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Re: Replacing the event keyCode value.

From: Glenn Maynard <glenn@zewt.org>
Date: Thu, 1 Dec 2011 23:31:59 -0500
Message-ID: <CABirCh9_UY_rNzbJYkJiyotpZGRTO8UKMCa761jqs+iHF5ZmUg@mail.gmail.com>
To: Brad Pettit <Brad.Pettit@microsoft.com>
Cc: João Eiras <joaoe@opera.com>, "www-dom@w3.org" <www-dom@w3.org>
On Thu, Dec 1, 2011 at 10:57 PM, Brad Pettit <Brad.Pettit@microsoft.com>
> What I was quoting was the CR for DOM events that I used when doing one
of the first implementations.

And it's incorrect today.  It worried me to see an employee of a major
browser vendor quoting long out-of-date and now incorrect text from ancient
specs, so I wanted to make sure this was clarified and that people aren't
still looking at DOM2.

> The editor’s draft for 4 does describe the event listeners as a static
list at the time of invocation, but the list is built by appending items
only if there is not already a matching item in the list. The DOM 3 spec
also describes the handling of duplicate registration which may affect the
order in which listeners are added.

Sure.  It doesn't matter that it affects the order; what matters is that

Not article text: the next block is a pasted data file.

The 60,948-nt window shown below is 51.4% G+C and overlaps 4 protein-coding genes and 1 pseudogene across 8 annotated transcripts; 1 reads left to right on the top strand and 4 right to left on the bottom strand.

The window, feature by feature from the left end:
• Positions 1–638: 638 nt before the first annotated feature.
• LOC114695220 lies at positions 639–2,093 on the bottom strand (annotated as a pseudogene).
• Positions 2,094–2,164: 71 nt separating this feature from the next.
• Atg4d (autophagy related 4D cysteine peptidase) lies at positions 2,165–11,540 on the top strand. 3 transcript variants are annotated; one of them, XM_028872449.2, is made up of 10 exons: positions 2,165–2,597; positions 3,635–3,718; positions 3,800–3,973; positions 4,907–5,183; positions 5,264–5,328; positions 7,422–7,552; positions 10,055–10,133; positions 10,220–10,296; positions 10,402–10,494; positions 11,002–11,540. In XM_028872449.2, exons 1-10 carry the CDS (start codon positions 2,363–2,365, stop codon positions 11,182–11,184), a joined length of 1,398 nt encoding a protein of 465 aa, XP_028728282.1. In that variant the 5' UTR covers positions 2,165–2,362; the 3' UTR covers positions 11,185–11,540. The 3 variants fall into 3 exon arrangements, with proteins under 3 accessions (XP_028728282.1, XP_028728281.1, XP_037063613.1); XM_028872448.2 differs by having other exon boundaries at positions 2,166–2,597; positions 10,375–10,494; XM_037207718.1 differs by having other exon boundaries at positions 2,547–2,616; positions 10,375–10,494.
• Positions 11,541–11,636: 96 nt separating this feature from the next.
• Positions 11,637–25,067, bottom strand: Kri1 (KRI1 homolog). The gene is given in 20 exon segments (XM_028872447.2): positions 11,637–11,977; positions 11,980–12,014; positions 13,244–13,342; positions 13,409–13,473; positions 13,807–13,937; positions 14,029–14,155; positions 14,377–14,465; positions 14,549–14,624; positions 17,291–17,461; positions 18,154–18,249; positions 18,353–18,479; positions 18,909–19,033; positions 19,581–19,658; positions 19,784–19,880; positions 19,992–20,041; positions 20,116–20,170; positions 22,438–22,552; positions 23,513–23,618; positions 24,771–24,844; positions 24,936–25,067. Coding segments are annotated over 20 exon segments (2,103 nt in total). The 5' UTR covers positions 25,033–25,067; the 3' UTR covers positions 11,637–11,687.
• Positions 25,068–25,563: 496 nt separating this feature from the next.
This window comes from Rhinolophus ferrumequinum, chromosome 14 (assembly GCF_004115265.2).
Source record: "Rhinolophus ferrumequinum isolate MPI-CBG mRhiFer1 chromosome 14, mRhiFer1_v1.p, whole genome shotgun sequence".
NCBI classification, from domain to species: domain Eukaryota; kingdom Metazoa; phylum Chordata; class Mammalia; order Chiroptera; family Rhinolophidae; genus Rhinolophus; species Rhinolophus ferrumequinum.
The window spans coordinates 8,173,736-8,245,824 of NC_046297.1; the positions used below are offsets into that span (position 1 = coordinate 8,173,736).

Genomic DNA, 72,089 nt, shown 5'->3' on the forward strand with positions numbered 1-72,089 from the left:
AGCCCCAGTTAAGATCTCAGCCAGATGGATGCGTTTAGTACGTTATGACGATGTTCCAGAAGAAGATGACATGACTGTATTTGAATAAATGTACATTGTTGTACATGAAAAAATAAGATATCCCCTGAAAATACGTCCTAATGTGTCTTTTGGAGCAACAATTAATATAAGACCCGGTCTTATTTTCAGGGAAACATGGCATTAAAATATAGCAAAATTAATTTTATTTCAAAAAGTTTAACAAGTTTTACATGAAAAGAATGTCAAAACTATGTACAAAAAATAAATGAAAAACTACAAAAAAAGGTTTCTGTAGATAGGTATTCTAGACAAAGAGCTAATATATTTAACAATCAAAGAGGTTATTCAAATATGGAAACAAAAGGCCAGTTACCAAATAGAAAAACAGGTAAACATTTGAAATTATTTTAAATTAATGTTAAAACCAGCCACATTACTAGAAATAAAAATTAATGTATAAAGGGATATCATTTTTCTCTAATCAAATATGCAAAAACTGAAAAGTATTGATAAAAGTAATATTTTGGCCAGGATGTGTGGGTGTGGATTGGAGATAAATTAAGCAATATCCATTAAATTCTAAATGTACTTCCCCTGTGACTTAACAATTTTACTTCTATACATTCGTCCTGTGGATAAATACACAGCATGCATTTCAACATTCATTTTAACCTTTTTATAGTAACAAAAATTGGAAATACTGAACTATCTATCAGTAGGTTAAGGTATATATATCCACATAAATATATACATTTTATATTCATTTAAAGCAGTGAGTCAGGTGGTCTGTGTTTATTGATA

the effect is the same across browsers.

> The DOM 3 spec also warns about event listeners being registered by means
other than script. This could affect order of execution:
> Note: In addition to the EventTarget.addEventListener method, some host
languages may allow a content author to register event listeners by the use
of attributes, e.g., onclick="handleClick()". Because the details of this
are often language-specific, this type of event listener registration is
not defined in this specification, but in general, any event type may be
used as an attribute in this way by adding the prefix on- to the event type
name, and events so dispatched should behave consistently with the event
registration and propagation defined in this specification, with the same
interfaces, properties, and methods.

Which, again, is clearly specified in their relevant specs, so the results
are consistent and well-defined.

> I’m not sure why you claim it would cause interop problems. Any interop
problem that is caused by something as fragile as expecting event listeners
on a single node to execute in a particular order is an indication of poor
design of the page itself, not the user agent or implementation. Even the
order in which web responses for script and images and their subsequent
load events which might add/remove eventListeners may vary between

Whether something is "poor design" or not (and I disagree that depending on
the event order is in any way "poor design") is irrelevant to whether its
consequences are interop problems or not.  If an API behaves differently in
different browsers, and this results in pages that work in one browser and
not in another, it's an interop problem, no matter how much you don't like
the code that's triggering it.

Glenn Maynard
Received on Friday, 2 December 2011 04:32:28 UTC

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